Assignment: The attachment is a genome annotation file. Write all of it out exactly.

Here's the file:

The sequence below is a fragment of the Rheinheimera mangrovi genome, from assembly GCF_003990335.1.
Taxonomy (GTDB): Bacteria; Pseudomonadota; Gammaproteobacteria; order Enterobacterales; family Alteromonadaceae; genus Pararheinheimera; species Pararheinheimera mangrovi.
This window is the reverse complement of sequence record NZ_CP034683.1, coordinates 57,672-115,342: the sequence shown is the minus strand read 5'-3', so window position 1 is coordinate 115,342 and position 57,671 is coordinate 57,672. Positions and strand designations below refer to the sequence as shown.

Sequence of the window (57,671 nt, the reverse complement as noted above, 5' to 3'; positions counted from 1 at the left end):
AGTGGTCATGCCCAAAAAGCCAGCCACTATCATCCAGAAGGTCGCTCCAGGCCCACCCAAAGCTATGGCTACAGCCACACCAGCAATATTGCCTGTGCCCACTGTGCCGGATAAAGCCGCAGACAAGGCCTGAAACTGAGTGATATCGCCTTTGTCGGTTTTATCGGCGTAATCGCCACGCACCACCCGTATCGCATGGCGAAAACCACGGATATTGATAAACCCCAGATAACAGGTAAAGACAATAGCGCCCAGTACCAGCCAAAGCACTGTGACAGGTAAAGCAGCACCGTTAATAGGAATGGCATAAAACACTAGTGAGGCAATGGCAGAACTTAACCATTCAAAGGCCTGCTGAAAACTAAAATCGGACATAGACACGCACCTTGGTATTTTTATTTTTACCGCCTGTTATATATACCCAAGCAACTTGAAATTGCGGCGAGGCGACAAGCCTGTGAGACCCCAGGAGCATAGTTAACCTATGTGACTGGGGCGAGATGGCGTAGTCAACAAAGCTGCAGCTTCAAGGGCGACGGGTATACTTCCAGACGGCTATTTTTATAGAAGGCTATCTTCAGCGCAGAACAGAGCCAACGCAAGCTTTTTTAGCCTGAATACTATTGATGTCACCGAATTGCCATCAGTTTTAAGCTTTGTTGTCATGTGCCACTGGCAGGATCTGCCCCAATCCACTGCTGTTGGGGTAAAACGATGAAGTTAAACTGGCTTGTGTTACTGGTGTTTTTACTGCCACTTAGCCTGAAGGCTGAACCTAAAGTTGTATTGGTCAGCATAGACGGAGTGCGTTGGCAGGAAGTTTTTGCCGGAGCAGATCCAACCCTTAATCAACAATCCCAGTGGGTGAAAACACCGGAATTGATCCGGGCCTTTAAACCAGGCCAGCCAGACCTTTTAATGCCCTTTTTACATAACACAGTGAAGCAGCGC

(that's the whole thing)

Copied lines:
The sequence below is a fragment of the Rheinheimera mangrovi genome, from assembly GCF_003990335.1.
Taxonomy (GTDB): Bacteria; Pseudomonadota; Gammaproteobacteria; order Enterobacterales; family Alteromonadaceae; genus Pararheinheimera; species Pararheinheimera mangrovi.
This window is the reverse complement of sequence record NZ_CP034683.1, coordinates 57,672-115,342: the sequence shown is the minus strand read 5'-3', so window position 1 is coordinate 115,342 and position 57,671 is coordinate 57,672. Positions and strand designations below refer to the sequence as shown.

Sequence of the window (57,671 nt, the reverse complement as noted above, 5' to 3'; positions counted from 1 at the left end):
AGTGGTCATGCCCAAAAAGCCAGCCACTATCATCCAGAAGGTCGCTCCAGGCCCACCCAAAGCTATGGCTACAGCCACACCAGCAATATTGCCTGTGCCCACTGTGCCGGATAAAGCCGCAGACAAGGCCTGAAACTGAGTGATATCGCCTTTGTCGGTTTTATCGGCGTAATCGCCACGCACCACCCGTATCGCATGGCGAAAACCACGGATATTGATAAACCCCAGATAACAGGTAAAGACAATAGCGCCCAGTACCAGCCAAAGCACTGTGACAGGTAAAGCAGCACCGTTAATAGGAATGGCATAAAACACTAGTGAGGCAATGGCAGAACTTAACCATTCAAAGGCCTGCTGAAAACTAAAATCGGACATAGACACGCACCTTGGTATTTTTATTTTTACCGCCTGTTATATATACCCAAGCAACTTGAAATTGCGGCGAGGCGACAAGCCTGTGAGACCCCAGGAGCATAGTTAACCTATGTGACTGGGGCGAGATGGCGTAGTCAACAAAGCTGCAGCTTCAAGGGCGACGGGTATACTTCCAGACGGCTATTTTTATAGAAGGCTATCTTCAGCGCAGAACAGAGCCAACGCAAGCTTTTTTAGCCTGAATACTATTGATGTCACCGAATTGCCATCAGTTTTAAGCTTTGTTGTCATGTGCCACTGGCAGGATCTGCCCCAATCCACTGCTGTTGGGGTAAAACGATGAAGTTAAACTGGCTTGTGTTACTGGTGTTTTTACTGCCACTTAGCCTGAAGGCTGAACCTAAAGTTGTATTGGTCAGCATAGACGGAGTGCGTTGGCAGGAAGTTTTTGCCGGAGCAGATCCAACCCTTAATCAACAATCCCAGTGGGTGAAAACACCGGAATTGATCCGGGCCTTTAAACCAGGCCAGCCAGACCTTTTAATGCCCTTTTTACATAACACAGTGAAGCAGCGC